In 1976, Snelling was elected governor. He was reelected three times – in 1978, 1980, and 1982 – and served until January 1985.[1] During his governorship, Snelling worked to protect the environment by opposing a plan to allow uranium mining in Vermont and barring the sale of phosphate detergents, arguing that they pollute water by increasing algae growth.[1] He was also commended for using his business experience to promote economic growth attracting industry to the state.[1] Snelling advocated for the New Federalism of President Ronald Reagan because Snelling believed that government worked best when it remained close to the people.[1] However, Snelling objected when Reagan’s plan to turn several federal programs over to the states did not include federal financing and imposed budget cuts on the states.[1]

Later Career:

Snelling was not a candidate for reelection in 1984.[1] He was the Republican nominee for United States Senator in 1986 and lost to incumbent Patrick Leahy.[1] After leaving office, Snelling took over active management of his business and financial interests.[11] In addition, he sailed frequently on a yacht he purchased after leaving the governorship.[11] Snelling also traveled extensively, including a 1989 trip to Kenya.[11]

Return to Governorship:

In 1990, Snelling ran again for governor, intending to use his business acumen and previous gubernatorial service to address state fiscal problems caused by the post-Reagan economic recession.[1] He won a fifth two-year term, and devoted most of his effort to balancing the state budget and restoring its financial health.[1] As recounted by Ralph G. Wright, the Democrat then serving as Speaker of the House, at the beginning of his term, Snelling took the unprecedented step of visiting the speaker’s office unannounced to ask for a meeting with Wright so they could craft budget cuts and tax increases to address the budget deficit.[12] The Vermont General Assembly responded to Snelling’s initiative by negotiating and enacting the largest tax increase in Vermont’s history, more than $90 million, while also imposing deep cuts in state programs.[1]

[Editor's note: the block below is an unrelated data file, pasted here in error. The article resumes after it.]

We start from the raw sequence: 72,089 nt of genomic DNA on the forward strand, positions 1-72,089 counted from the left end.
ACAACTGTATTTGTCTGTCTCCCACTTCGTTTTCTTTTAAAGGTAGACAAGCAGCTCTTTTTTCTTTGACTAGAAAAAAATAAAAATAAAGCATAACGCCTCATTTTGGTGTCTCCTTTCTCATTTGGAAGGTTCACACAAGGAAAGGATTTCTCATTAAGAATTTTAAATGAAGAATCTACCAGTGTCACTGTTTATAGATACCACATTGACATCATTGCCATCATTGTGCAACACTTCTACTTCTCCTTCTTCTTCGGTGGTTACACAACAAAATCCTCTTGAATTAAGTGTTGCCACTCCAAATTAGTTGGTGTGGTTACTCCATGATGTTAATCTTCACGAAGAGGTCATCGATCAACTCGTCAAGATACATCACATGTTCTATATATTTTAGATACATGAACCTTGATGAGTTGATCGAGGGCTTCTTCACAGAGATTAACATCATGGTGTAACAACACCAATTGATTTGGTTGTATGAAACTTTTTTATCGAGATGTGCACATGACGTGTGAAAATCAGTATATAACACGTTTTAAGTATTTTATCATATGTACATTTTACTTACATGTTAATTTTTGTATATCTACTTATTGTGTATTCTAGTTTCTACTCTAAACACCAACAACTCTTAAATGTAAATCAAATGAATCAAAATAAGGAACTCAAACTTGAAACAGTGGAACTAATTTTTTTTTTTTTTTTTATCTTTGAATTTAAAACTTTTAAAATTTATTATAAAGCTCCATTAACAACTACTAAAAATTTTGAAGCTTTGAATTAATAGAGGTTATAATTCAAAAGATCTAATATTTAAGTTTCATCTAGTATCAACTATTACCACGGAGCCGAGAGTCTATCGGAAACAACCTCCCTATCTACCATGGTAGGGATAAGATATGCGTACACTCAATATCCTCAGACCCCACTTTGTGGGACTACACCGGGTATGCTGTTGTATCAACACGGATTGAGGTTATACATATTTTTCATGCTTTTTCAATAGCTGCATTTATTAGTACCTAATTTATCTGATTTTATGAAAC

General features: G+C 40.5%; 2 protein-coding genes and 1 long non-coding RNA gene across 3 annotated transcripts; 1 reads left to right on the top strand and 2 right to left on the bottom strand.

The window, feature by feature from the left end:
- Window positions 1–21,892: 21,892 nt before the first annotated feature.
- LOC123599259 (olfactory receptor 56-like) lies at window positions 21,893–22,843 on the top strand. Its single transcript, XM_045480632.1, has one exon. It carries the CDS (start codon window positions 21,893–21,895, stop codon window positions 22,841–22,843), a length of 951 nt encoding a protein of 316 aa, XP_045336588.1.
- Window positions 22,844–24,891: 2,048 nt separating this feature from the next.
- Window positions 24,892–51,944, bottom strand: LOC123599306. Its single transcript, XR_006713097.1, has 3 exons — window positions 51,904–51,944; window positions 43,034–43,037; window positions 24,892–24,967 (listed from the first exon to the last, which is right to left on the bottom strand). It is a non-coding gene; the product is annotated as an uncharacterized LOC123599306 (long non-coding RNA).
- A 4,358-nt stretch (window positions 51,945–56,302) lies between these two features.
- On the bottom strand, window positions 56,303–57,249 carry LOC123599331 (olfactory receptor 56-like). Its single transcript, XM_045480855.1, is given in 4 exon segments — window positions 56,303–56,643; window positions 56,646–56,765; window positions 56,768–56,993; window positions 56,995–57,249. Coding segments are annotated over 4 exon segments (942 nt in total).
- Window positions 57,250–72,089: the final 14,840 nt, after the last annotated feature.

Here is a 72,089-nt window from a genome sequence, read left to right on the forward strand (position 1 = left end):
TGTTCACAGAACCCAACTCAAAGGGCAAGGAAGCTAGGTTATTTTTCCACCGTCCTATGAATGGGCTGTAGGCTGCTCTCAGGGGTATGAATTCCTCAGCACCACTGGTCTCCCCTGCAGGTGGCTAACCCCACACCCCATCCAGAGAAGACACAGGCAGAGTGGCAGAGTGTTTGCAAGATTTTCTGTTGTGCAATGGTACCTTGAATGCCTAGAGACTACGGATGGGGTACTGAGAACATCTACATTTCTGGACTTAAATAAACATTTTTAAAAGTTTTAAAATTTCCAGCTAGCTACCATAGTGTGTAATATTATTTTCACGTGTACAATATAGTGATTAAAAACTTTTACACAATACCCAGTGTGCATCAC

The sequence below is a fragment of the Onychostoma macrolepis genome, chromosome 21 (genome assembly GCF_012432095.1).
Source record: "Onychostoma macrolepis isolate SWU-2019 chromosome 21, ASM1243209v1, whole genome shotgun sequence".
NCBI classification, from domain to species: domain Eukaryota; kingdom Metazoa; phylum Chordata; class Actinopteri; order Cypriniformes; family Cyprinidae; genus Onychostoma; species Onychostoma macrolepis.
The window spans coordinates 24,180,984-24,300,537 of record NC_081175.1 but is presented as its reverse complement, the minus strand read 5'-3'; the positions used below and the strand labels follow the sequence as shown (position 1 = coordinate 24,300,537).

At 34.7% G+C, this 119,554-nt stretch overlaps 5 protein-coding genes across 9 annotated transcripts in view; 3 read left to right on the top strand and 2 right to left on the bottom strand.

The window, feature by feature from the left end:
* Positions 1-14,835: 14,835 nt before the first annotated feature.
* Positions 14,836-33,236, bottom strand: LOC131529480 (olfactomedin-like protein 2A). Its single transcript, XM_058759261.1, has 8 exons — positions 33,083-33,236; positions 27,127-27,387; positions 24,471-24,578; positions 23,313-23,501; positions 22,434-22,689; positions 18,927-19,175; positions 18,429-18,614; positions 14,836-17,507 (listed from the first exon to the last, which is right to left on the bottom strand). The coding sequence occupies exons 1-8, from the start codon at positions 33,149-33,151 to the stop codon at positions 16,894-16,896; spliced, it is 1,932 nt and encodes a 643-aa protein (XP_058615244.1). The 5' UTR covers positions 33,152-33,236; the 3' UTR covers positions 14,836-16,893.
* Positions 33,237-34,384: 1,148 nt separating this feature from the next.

Death and Legacy:

Snelling died of a heart attack at his home in Shelburne on August 13, 1991.[13] He was succeeded by Howard Dean.[14] Snelling was interred at Shelburne Village Cemetery.

The Snelling Center for Government at the University of Vermont was named in honor of Richard and Barbara Snelling.[15]


On June 14, 1947, he married Barbara Weil.[16] They were the parents of four children—Jacqueline, Mark, Andrew, and Diane.[1]

After Snelling’s death, his wife served as lieutenant governor and as a member of the Vermont Senate.[17]

His daughter Diane B. Snelling served in the Vermont Senate after being appointed to succeed her mother in 2002.[18] She resigned in 2016 to accept appointment as head of the Vermont Natural Resources Board.[19]

Snelling’s son Mark was an unsuccessful candidate for the 2010 Republican nomination for Lieutenant Governor.[20]”-

Grave photo snapped on January 12, 2022.